IR Notes Lecture 3

IR Notes Lecture 3 - IR Notes Lecture 3January 23, 2007...

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IR Notes Lecture 3—January 23, 2007 Realism, I—Power Politics and the Security Dilemma I. Realism a) Depicts IR as a struggle for power among self-interested states, is generally pessimistic about prospects for eliminating conflicts b) Classical: sees root of problem as human nature within anarchic system c) Neo-realists: root of problem is distribution of power within anarchic nature of the int’l system d) Emphasize the continuity of historical experience in IR and skeptical of efforts to transcend competitive nature of IPOL e) History i) Trace back to Thucidides (1) History of the Peloponnesian War (a) Milion Dialogue: b/w Athens, Sparta, and Milos (i) Seen as classic statement of realism (ii) Defining dictum: The strong do what they can, the weak suffer what they must ii) Power is key independent variable iii) Machiavelli: better to be feared than loved iv) Hobbes: life in the state of nature as poor, brutish, and short v) Bismarck vi) Kissinger vii)Popular during Cold War because provided simple explanation of alliances, effort to capture parts of 3 rd world, failure of dialogue (1) Emphasis of competition seen as explaining the Cold War II. Variations of Realism a) Classical Realism: argue that states, like humans, have an innate desire to dominate others, leading them into conflict i) Focus on human nature, so individual level, first image explanation of IPOL ii) Most famous is Hans Morgenthau iii) In early cold war, these realists were writing about int’l breakdown leading to WWII (1) Looked at history preceding WWII, and saw collapse of idealist edifice built up after WWI (2) These idealist beliefs reflected in League for example iv) Natural harmony of views among states, and war led to misconception or miscalculation, not any willful drive toward war v) Idealists (1) This can be solved by creating institutions like League (2) In addition, idealists saw a universal morality that was out there to which states should aspire and adhere (3) And objective morality out there to be discovered and reality by states b) Morgenthau’s Six POlitcal Principles (1) Politics governed by objective laws rooted in human nature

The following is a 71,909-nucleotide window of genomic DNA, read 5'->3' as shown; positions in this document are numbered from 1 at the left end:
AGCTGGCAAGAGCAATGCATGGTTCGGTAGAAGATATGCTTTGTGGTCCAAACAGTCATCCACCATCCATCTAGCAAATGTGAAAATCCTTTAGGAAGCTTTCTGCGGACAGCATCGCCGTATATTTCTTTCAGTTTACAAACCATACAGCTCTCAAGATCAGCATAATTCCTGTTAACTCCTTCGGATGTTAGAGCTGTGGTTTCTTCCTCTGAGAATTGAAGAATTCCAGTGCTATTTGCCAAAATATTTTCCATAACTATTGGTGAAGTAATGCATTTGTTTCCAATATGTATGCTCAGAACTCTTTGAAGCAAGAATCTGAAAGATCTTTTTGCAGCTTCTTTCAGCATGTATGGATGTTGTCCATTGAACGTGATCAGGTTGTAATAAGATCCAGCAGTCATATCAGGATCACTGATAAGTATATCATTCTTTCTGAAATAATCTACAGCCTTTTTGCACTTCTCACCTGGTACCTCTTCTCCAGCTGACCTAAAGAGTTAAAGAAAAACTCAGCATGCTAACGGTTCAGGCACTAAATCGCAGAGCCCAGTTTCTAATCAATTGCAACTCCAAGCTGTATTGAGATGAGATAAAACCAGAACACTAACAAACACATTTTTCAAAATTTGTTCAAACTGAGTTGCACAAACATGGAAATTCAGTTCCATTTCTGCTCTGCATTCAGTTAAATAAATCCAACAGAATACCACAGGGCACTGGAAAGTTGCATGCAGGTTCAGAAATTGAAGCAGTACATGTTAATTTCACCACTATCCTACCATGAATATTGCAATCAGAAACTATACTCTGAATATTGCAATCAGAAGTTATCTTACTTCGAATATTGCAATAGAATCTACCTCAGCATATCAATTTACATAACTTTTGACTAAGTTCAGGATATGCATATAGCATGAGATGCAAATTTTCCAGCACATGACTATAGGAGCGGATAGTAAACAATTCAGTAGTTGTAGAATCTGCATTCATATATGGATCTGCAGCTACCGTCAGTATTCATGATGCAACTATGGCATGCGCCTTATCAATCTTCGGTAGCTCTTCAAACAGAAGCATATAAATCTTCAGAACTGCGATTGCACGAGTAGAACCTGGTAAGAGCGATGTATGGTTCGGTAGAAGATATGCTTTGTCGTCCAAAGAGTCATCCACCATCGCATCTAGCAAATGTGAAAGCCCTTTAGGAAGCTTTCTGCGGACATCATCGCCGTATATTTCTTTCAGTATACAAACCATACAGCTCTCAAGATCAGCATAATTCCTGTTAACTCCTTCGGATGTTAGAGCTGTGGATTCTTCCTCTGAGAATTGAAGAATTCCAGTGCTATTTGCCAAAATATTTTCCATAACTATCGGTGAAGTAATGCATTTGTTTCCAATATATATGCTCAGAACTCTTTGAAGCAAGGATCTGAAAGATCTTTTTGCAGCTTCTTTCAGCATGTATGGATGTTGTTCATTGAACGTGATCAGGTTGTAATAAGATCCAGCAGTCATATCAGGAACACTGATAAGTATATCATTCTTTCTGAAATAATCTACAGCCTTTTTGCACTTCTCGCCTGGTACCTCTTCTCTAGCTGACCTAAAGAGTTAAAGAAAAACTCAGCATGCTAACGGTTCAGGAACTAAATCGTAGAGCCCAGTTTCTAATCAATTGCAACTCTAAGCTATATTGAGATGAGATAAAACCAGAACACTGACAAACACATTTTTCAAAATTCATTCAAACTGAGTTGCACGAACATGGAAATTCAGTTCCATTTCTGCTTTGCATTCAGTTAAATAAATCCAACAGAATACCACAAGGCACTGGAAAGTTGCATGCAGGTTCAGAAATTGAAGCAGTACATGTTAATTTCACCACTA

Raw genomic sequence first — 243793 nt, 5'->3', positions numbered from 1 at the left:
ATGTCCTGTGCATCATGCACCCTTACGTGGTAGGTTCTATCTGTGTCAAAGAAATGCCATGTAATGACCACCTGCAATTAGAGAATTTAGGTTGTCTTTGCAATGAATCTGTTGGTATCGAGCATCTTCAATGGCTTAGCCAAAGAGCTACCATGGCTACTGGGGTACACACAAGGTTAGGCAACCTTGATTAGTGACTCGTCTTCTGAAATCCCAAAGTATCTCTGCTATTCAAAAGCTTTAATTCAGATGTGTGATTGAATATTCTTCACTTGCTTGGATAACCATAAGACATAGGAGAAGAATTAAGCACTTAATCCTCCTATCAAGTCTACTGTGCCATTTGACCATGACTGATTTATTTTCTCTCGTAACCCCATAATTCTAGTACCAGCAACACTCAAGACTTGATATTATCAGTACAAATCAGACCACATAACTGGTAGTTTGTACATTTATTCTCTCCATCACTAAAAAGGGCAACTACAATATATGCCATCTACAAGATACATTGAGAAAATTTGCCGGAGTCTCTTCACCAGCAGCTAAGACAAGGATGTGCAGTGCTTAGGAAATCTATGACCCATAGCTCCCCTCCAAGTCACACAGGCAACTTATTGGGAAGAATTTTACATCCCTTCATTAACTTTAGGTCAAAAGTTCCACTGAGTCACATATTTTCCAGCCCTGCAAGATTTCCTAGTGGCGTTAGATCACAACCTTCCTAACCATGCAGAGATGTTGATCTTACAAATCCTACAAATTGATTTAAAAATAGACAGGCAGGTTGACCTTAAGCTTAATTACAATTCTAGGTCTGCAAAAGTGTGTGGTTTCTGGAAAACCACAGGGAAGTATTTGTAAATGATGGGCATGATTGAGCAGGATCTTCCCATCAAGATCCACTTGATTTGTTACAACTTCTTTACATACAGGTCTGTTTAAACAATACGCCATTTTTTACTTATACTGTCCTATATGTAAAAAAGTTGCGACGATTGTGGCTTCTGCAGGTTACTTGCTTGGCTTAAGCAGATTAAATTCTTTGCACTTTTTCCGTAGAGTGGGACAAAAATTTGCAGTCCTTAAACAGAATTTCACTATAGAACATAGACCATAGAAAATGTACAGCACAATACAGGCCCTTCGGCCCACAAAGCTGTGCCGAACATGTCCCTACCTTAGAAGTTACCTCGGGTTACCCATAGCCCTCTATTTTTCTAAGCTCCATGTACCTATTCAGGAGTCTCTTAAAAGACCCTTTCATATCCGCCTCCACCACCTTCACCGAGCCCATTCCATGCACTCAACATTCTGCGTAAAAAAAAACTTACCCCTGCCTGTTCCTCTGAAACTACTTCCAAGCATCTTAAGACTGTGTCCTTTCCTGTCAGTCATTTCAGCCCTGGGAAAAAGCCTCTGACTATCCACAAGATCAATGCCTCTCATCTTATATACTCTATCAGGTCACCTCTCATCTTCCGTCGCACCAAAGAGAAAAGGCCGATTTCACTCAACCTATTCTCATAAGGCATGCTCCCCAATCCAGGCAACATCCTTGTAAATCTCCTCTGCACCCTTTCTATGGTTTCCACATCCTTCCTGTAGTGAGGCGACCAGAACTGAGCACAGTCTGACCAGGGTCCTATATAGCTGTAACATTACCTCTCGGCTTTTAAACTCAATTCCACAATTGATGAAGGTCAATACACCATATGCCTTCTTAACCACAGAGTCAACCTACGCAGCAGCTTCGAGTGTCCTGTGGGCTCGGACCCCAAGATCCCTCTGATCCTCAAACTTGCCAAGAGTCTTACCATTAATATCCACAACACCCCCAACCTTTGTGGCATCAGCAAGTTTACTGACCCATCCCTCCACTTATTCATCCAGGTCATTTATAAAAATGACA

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(2) Interests among states are defined in terms of power (a) Power is an end that states seek (3) Power is a universal and objective concept measurable at all times among all states (4) Political acts are morally significant, but no universal moral
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IR Notes Lecture 3 - IR Notes Lecture 3January 23, 2007...

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